Protective and detrimental roles of IL-10 in HIV pathogenesis

Eur Cytokine Netw. 2010 Sep;21(3):208-14. doi: 10.1684/ecn.2010.0201. Epub 2010 Aug 23.


Successful pathogen clearance depends on a finely orchestrated equilibrium between inflammatory immune responses and immunoregulatory mechanisms that limit collateral tissue damage. The cytokine interleukin 10 (IL-10) has been shown to play a critical role in this balance in numerous infectious diseases. Studies in animal models have revealed that IL-10 gene-knockout or signaling blockade can enhance resistance to pathogens, and substantially facilitate viral clearance. These same interventions in other infections however, result in more severe disease due to the inability of the immune system to adequately contain the pathogen load, and to control immune-mediate damage. This IL-10-regulated balance is also apparent in human infectious diseases. This review summarizes evidence that IL-10 impacts many aspects of HIV pathogenesis, including the regulation of HIV-specific CD4 and CD8 T cell functions, as well as modulation of HIV-replication in PBMC subsets. Genetic polymorphisms in the IL-10 gene promoter that lead to decreased IL-10 expression have been associated with more rapid disease progression in late stages of HIV infection, suggesting that the anti-inflammatory effects of IL-10 may be protective in the setting of chronic immune activation. We conclude with a discussion of important questions remaining, and the potential for therapeutic intervention based on manipulation of the IL-10 pathway.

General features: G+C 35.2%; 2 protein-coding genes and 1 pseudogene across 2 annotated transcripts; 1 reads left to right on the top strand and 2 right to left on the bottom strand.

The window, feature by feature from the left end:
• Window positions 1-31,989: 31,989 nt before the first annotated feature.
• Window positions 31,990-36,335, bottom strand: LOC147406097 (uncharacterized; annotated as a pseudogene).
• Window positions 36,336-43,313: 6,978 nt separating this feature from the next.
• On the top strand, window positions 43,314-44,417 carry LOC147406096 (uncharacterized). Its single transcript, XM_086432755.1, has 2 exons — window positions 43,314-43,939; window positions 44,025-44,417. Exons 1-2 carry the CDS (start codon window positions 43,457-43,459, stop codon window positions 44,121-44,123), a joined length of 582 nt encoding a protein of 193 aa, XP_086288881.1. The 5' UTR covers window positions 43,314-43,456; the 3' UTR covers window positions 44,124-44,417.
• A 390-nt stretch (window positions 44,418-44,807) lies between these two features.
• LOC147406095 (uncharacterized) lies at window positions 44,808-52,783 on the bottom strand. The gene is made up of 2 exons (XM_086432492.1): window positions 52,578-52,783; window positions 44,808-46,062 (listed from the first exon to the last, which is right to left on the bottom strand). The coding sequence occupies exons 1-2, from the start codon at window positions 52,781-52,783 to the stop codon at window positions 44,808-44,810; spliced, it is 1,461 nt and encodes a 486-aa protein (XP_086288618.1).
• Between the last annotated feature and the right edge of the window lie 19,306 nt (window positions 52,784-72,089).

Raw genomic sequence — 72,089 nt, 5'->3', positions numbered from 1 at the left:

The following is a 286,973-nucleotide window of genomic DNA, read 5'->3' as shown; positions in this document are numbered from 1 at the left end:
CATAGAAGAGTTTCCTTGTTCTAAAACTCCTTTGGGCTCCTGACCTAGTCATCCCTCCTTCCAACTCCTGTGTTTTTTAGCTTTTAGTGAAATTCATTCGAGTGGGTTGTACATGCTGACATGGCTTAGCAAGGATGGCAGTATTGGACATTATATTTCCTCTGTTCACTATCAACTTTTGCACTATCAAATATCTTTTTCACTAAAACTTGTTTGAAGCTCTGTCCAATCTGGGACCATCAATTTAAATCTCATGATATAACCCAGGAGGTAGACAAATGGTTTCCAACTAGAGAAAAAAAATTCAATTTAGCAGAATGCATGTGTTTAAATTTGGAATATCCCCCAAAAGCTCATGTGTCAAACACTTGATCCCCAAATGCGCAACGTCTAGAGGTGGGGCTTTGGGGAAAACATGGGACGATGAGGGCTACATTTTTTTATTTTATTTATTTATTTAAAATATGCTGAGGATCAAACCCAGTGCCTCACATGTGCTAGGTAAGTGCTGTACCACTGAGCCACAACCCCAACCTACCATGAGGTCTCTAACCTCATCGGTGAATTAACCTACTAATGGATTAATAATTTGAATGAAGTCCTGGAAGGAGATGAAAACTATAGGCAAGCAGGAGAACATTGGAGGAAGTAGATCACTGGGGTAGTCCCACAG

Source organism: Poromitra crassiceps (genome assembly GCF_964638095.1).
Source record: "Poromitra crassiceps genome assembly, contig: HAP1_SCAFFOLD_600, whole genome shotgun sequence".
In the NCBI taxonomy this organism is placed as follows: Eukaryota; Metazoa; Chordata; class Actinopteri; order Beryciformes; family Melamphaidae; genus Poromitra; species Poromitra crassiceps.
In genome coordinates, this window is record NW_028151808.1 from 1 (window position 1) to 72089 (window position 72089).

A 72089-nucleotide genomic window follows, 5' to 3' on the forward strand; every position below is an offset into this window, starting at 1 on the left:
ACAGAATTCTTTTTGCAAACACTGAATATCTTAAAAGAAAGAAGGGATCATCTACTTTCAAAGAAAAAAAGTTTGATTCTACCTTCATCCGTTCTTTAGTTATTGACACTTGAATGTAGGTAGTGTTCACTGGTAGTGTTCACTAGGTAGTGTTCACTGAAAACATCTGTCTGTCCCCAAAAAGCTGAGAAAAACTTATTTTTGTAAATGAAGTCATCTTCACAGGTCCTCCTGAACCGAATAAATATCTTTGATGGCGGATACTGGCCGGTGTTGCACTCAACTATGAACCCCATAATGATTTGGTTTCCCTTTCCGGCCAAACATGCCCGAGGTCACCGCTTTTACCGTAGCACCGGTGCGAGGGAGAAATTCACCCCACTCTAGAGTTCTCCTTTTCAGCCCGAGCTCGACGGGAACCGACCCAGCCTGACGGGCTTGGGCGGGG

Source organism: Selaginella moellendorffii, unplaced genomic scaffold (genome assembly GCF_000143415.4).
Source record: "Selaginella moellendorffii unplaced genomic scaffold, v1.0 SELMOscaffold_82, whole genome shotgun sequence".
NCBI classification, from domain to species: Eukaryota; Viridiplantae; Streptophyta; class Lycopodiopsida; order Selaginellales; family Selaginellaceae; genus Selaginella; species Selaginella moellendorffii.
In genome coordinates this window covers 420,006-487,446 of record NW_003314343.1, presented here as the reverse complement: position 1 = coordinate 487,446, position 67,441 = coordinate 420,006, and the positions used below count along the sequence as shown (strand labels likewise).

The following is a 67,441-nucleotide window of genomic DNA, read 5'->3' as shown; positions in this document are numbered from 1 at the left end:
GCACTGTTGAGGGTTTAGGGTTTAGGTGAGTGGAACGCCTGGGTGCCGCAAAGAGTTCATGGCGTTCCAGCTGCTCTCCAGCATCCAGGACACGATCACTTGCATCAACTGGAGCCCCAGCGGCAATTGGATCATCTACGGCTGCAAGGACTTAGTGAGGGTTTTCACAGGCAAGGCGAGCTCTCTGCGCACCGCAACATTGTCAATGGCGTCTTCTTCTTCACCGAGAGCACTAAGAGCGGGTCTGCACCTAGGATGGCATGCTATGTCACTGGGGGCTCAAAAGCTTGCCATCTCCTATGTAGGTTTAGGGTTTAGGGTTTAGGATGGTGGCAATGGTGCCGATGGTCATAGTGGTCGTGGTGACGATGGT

MeSH terms

  • CD4-Positive T-Lymphocytes / immunology
  • CD8-Positive T-Lymphocytes / immunology
  • Gene Knockout Techniques
  • HIV / physiology
  • HIV Infections / immunology
  • HIV Infections / physiopathology*
  • Humans
  • Interleukin-10 / genetics
  • Interleukin-10 / physiology*
  • Polymorphism, Genetic
  • Up-Regulation
  • Virus Replication


  • Interleukin-10